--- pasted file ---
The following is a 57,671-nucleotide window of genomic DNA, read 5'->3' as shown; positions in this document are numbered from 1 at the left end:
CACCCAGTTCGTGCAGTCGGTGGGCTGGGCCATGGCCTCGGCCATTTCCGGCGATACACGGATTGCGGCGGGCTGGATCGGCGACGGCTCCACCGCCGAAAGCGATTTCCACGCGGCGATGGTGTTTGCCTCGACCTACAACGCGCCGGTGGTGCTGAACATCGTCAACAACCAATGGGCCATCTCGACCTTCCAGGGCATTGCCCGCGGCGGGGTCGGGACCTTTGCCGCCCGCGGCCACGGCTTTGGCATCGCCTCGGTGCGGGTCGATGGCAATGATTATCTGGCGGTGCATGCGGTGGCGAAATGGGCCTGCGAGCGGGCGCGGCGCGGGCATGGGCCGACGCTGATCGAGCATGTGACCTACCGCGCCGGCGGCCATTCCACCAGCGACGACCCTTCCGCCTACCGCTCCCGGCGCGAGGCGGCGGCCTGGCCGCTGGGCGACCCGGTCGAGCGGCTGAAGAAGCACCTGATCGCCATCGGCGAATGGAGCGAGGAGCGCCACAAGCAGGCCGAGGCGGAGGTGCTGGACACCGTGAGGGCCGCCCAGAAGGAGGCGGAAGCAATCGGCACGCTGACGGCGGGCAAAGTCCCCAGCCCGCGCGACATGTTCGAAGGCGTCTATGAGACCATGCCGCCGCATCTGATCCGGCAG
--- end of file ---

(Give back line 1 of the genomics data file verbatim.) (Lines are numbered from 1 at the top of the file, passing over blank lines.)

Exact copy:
The following is a 57,671-nucleotide window of genomic DNA, read 5'->3' as shown; positions in this document are numbered from 1 at the left end: